As we have discussed here a time or two of late, one of the casualties of 2020 is the loss of the normal sense of time.
What day of the week is it? [One or two days past when your blog is due.]
How long have we been in this thing? [Don’t change the subject. Where is your blog post?]
Is it time for dinner? [No blog, no dinner.]
Fine, voice in my head, fine. I am writing now, I promise.
Today we diverge from all things 2020 and look at a longer-term issue.
A recent study published in the Annals of Internal Medicine examined 142 million primary care visits from a large national commercial payer. The data was from 2008-2016 and was for adults ages 18-64 years. No kiddos, no Medicare.
It found some big trends that are troubling for primary care providers.
Visits to PCPs declined by 24% over the period, from 170 per year per 100 members down to 134. In 2008, 38% of folks had no PCP visit in a given year. That rose to 46% in 2016.
The drivers were what you might imagine…lower acuity visits were way down (almost half); visits by young people were off 28%; visits by those without a chronic condition dropped 26%; visits in low income areas were down 31%.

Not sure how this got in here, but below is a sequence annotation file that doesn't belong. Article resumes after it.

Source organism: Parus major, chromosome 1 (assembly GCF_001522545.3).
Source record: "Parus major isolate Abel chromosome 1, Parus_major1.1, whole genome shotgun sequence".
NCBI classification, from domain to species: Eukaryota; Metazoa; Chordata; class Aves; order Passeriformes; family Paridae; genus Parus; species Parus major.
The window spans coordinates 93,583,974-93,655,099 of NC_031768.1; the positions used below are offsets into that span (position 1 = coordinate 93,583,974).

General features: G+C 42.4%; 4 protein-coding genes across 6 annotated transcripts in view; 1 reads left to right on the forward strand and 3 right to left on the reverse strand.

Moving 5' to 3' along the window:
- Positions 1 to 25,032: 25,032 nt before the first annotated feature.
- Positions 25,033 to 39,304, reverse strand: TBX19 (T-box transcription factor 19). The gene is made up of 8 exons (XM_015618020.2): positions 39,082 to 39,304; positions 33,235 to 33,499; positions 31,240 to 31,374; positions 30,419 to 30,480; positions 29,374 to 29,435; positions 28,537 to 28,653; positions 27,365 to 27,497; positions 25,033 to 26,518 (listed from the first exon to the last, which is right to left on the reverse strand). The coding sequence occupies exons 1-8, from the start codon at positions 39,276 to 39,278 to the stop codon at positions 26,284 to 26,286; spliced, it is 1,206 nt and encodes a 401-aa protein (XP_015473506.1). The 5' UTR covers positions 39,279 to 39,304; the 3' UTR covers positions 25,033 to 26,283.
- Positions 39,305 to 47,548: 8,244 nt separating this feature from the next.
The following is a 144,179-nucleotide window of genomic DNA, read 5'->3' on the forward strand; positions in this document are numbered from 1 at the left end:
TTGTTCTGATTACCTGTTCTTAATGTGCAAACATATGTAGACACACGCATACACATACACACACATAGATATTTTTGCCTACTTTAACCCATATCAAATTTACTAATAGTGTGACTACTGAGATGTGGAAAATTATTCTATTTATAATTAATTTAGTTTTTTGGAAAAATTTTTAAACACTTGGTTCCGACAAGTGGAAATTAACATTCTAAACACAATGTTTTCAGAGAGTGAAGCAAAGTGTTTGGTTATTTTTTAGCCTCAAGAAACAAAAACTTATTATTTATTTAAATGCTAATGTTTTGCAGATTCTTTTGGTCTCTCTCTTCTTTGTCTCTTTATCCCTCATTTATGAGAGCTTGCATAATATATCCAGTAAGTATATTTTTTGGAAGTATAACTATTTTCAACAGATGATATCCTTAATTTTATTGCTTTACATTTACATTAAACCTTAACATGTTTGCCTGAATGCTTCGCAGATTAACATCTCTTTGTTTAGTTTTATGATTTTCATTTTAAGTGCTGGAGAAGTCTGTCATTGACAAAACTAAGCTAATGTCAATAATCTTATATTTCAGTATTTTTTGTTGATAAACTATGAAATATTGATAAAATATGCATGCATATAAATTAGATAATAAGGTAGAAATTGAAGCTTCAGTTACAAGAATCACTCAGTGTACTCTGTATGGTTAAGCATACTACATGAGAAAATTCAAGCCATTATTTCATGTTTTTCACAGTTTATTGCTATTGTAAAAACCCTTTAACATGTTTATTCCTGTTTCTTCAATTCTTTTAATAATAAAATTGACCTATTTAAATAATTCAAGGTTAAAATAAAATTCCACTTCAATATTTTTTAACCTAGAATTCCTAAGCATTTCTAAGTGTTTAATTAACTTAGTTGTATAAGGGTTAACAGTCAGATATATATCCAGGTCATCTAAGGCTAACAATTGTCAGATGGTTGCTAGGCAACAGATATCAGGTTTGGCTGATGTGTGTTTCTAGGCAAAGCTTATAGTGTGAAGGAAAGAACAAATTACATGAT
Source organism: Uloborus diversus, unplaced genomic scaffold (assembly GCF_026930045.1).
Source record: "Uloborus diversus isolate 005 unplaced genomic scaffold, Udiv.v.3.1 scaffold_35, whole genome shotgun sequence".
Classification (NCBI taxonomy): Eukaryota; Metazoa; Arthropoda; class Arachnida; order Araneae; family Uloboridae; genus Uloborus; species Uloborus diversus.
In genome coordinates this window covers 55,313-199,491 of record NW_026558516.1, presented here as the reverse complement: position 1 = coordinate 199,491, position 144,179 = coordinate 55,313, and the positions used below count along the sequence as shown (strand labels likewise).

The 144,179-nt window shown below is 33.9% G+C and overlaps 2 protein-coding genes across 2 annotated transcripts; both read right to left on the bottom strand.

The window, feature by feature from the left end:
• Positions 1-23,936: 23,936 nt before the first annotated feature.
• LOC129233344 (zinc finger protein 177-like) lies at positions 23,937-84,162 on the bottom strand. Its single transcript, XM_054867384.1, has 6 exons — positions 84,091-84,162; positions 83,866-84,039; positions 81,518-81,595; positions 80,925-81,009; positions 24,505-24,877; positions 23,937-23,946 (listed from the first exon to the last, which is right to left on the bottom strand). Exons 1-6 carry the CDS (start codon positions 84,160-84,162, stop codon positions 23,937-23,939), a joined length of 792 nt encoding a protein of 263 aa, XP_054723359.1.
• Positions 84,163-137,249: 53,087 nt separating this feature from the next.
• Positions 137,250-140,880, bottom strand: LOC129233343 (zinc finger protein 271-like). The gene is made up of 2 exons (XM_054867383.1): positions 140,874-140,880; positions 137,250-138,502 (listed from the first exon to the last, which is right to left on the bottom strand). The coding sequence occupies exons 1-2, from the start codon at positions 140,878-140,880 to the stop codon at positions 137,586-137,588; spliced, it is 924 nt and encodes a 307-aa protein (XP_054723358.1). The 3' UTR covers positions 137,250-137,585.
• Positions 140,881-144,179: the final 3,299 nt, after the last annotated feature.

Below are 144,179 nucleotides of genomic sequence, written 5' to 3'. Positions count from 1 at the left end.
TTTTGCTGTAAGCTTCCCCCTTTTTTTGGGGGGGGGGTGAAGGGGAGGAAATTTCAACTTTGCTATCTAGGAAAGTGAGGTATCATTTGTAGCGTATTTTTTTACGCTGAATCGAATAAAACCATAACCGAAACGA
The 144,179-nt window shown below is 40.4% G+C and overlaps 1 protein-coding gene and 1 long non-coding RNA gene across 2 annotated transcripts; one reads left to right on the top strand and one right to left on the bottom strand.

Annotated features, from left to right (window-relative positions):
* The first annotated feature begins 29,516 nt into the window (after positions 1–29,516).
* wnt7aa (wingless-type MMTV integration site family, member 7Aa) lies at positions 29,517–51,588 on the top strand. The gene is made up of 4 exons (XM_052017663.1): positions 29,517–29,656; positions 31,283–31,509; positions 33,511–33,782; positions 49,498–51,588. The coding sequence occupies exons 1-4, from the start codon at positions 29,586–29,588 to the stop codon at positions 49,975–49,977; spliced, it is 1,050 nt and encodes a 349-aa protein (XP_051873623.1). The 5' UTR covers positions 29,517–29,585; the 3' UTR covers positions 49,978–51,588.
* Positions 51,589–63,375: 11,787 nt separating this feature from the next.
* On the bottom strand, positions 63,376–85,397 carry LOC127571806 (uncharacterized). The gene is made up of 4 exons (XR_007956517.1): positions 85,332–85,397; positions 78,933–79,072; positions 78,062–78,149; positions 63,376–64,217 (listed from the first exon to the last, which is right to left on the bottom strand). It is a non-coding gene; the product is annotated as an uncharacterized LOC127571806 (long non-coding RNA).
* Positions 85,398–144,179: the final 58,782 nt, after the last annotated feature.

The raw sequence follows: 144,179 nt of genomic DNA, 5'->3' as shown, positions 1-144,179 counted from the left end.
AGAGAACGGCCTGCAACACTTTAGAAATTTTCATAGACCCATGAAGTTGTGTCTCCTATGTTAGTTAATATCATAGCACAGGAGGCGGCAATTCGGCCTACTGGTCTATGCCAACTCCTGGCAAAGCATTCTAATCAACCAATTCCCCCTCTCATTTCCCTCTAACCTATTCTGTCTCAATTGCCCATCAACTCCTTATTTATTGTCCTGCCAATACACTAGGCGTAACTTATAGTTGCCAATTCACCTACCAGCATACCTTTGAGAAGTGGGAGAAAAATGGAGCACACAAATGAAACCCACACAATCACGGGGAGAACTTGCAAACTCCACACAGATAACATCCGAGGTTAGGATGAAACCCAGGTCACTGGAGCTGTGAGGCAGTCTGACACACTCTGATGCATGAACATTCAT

Young, relatively healthy, relatively poor folks aren’t going to see their doctor as much. By a wide margin.
But maybe it was just the ‘their doctor’ part that is troubling because at the same time visits to alternative primary care venues like urgent care clinics increased by almost 50%.
In the ‘just in time’ world of the ubiquitous Amazon truck, in the ‘I want it fast’ world of 15 second TikTok videos, primary care seems to be viewed the same way by the next generation.
Throw in the news that at least one health plan is now including free, unlimited telehealth visits for their members and you see a big, long-term trend that does not bode well for primary care providers.
That the study found visits to specialists to be stable during the same time frame is noteworthy. It was not physicians in general that saw a net outflow, just primary care providers.
This all raises two slightly rude, slightly inappropriate questions from me…
This was the timeframe when tons of PCPs left private practice to become health system employed providers. Is that a factor in this trend at all? Just asking.
Also, this was the time of great reform, of accountable care, of the elevation of primary care on many fronts. So, after all this push, why does the consumer seem to be voting the opposite direction with their behavior? Again, just asking.
Now can I go get a snack?